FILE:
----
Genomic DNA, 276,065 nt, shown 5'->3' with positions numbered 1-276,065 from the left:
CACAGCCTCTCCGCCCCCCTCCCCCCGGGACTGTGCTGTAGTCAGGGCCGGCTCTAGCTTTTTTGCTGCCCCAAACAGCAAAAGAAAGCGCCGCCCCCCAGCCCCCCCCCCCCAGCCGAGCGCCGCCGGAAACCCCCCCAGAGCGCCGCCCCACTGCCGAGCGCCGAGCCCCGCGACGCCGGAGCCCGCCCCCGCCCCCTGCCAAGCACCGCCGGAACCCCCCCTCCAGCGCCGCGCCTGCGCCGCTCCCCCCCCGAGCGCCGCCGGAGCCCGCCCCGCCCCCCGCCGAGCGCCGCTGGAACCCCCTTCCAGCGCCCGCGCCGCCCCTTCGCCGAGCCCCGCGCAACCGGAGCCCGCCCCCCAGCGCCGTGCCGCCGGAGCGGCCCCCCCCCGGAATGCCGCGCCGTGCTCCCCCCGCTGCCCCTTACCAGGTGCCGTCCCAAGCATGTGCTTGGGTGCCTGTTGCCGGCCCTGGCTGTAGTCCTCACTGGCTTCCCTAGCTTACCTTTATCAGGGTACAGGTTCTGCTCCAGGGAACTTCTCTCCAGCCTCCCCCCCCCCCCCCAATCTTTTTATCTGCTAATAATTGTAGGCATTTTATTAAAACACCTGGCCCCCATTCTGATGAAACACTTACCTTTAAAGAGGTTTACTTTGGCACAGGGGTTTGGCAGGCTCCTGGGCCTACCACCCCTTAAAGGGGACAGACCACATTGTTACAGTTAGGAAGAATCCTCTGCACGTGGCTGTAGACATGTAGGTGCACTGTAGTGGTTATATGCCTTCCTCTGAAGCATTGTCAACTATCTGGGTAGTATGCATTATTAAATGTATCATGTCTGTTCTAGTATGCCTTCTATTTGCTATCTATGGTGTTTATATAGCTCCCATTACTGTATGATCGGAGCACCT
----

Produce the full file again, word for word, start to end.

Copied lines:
Genomic DNA, 276,065 nt, shown 5'->3' with positions numbered 1-276,065 from the left:
CACAGCCTCTCCGCCCCCCTCCCCCCGGGACTGTGCTGTAGTCAGGGCCGGCTCTAGCTTTTTTGCTGCCCCAAACAGCAAAAGAAAGCGCCGCCCCCCAGCCCCCCCCCCCCAGCCGAGCGCCGCCGGAAACCCCCCCAGAGCGCCGCCCCACTGCCGAGCGCCGAGCCCCGCGACGCCGGAGCCCGCCCCCGCCCCCTGCCAAGCACCGCCGGAACCCCCCCTCCAGCGCCGCGCCTGCGCCGCTCCCCCCCCGAGCGCCGCCGGAGCCCGCCCCGCCCCCCGCCGAGCGCCGCTGGAACCCCCTTCCAGCGCCCGCGCCGCCCCTTCGCCGAGCCCCGCGCAACCGGAGCCCGCCCCCCAGCGCCGTGCCGCCGGAGCGGCCCCCCCCCGGAATGCCGCGCCGTGCTCCCCCCGCTGCCCCTTACCAGGTGCCGTCCCAAGCATGTGCTTGGGTGCCTGTTGCCGGCCCTGGCTGTAGTCCTCACTGGCTTCCCTAGCTTACCTTTATCAGGGTACAGGTTCTGCTCCAGGGAACTTCTCTCCAGCCTCCCCCCCCCCCCCCAATCTTTTTATCTGCTAATAATTGTAGGCATTTTATTAAAACACCTGGCCCCCATTCTGATGAAACACTTACCTTTAAAGAGGTTTACTTTGGCACAGGGGTTTGGCAGGCTCCTGGGCCTACCACCCCTTAAAGGGGACAGACCACATTGTTACAGTTAGGAAGAATCCTCTGCACGTGGCTGTAGACATGTAGGTGCACTGTAGTGGTTATATGCCTTCCTCTGAAGCATTGTCAACTATCTGGGTAGTATGCATTATTAAATGTATCATGTCTGTTCTAGTATGCCTTCTATTTGCTATCTATGGTGTTTATATAGCTCCCATTACTGTATGATCGGAGCACCT